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return policy

Get Your Holiday Shopping Return Policies HERE!

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Christmas Day has come and gone and now comes time for cashing in gift cards and returns!

Not all store return policies are the same so here is your guide for exchanging and returning at the most popular stores:

Christmas Day has come and gone and now comes time for cashing in gift cards and returns! According to Offer.com, clothing is the number one item shoppers will be returning to stores for different sizes, styles and only 10 percent of those surveyed said they will exchange tech gifts.

For this time of the year, even retailers without generous policies adjust them to make the return process smoother, faster and easier! The best way to make it go well is to NOT open the packaging for video games, software, movies or music be once opened, the best possible option is for an exchange.

Not all store return policies are the same so here is your guide from Patch.com for exchanging and returning at the most popular stores:

Amazon’s holiday policy gives you until Jan. 31 to return gifts that were purchased between Nov. 1 and Dec. 31. Among the stores known for the easiest return policies are Costco, Lands’ End, Ikea, L.L. Bean, Nordstrom, Bloomingdale’s and Zappos, the online shoe and clothing seller.

  • Amazon: Most new, unopened items sold and fulfilled by Amazon can be returned within 30 days of delivery for a full refund. Items shipped by Amazon between Nov. 1 and Dec. 31 can be returned until Jan. 31 for a full refund.
  • Banana Republic: The standard return policy allows45 days after an item is purchased. Jan. 15 for orders placed Nov. 1-Dec. 24 or within 45 days of purchase, whichever is later.
  • Barnes & Noble: The book, music and toy seller has a 14 day window for returns.
  • Bass Pro Shops: The outdoor store has a 60 day window for returns.
  • Belk: The department store chain allows 180 days for returns.
  • Costco: The warehouse chain has a 90 day return deadline for some electronics and appliances; there is no deadline for most merchandise.
  • Eddie Bauer: The outdoor-themed clothing chain has no deadline for returns.
  • Target: Most unopened items can be exchanged or returned for a refund within 90 days of purchase. Electronics and entertainment items — including laptops, eReaders, tablets, cameras, camcorders, digital audio players, GPS systems, video game hardware and personal DVD players — must be returned within 30 days for a refund or exchange. If these items were purchased between Nov. 1 and Christmas Day, the 30-day refund period will start on Dec. 26. Open music, movies, video games and software cannot be returned but may be exchanged for the same title.
  • Apple: Items purchased at the Apple Online Store that are received between Nov. 14 and Dec. 25 may be returned through Jan. 8, 2019. All purchases made after Dec. 25 are subject to a 14-day return deadline. Items that may not be returned include: opened software, electronic software downloads, software upgrades and Apple Store gift cards.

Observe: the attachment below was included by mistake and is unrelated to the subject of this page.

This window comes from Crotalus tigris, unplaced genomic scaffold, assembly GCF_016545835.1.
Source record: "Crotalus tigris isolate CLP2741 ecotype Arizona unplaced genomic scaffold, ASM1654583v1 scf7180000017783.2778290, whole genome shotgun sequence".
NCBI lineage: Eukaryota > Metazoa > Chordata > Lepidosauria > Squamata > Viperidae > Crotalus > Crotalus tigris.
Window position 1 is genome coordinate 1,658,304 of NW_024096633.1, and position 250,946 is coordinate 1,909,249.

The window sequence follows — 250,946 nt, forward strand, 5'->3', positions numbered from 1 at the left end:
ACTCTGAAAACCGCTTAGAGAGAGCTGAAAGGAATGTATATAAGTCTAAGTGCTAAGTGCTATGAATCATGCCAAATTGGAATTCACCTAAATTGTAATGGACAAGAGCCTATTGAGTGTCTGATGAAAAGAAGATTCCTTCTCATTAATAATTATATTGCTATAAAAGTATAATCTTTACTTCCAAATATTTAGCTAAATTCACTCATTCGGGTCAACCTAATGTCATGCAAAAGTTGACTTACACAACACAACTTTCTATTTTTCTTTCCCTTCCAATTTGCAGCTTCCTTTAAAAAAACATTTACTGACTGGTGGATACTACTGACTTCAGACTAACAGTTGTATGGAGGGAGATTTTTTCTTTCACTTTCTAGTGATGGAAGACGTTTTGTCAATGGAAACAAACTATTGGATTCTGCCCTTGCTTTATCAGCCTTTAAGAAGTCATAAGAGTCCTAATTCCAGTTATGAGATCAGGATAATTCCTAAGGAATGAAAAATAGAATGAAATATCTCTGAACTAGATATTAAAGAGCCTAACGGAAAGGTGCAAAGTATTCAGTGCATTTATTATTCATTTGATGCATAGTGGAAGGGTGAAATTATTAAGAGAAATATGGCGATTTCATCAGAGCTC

• Bed Bath and Beyond: Returns with an original receipt can be made at any stores nationwide for an exchange or merchandise refund for the amount paid for a year. If you don’t have a receipt, the store will exchange the gift for 20 percent less than the current selling price, give a merchandise credit for 20 percent less than the current selling price.
  • Kohl’s: There are no time restrictions on returns for most merchandise. Whether a gift was purchased in store or online, take the item and your gift receipt to the Customer Service Desk of any Kohl’s store near you. If you don’t have a receipt, you can return your item for a merchandise credit based on the lowest 13-week sale price toward anything in the store. The return deadline is Jan. 31 for premium electronics purchased from Nov. 1 to Dec. 25.
  • Walmart: For the holidays, Walmart has a limited return/exchange period for cameras, computers, DVD and music players. For electronics, the limited return period of 15 or 30 days will begin Dec. 26. For all others, returns are accepted within 90 days after purchase. CDs, DVDs, Blu-ray discs, audiotapes, videotapes and video games must be returned unopened.
  • Macy’s: Holiday returns must happen by Jan. 31 for orders placed Nov. 1 – Dec. 31, for items that have 60-day policy, or 60 days, whichever is later.
  • Victoria’s Secret: Within 90 days of purchase, customers receive credit back to the original payment method shown on a receipt. After 90 days, you will receive a merchandise credit.
  • Best Buy: Most items purchased between Oct. 28 and Dec. 28 can be returned through Jan. 12, although that doesn’t apply to cell phones and devices with a carrier contract. Opened computer software, movies, music or video games can only be exchanged for an identical item.
  • Nordstrom: There is no firm policy, the upscale department store says on its website, and no time frame for returns and exchanges. A receipt will help with returns, but the company says it can find the transaction without it most times.
  • Old Navy/ The Gap/ Banana Republic:You have up to 45 days to return items purchased at Gap, Old Navy and Banana Republic. Items that are unwashed and unworn or defective are eligible for returns or exchanges. The stores will exchange gifts or return them for a gift card for the original price paid.
  • Zappos: You can return your item(s) for a full refund within 365 days of purchase. Returns must be unworn, in the state you received them, and in the original packaging. Some items ship with an attached security tag.
  • T.J. MAXX: Returns must be made by Jan. 23 for orders made between Oct. 14 and Dec. 24.

You can find the full list of 100+ Holiday Return Policies for 2018 on the Offers.com website.

The Better Business Bureau and Investopedia offer a few tips to help make the return process easier.

  • Know the Return Deadlines: The time period allowed for returns varies by store, and even by item, with typically only a couple of weeks allowed for electronics. Some shops offer store credit, while others do exchanges or refunds. The window for a return ranges from practically forever for Lands’ End to 15 days for electronics at Walmart.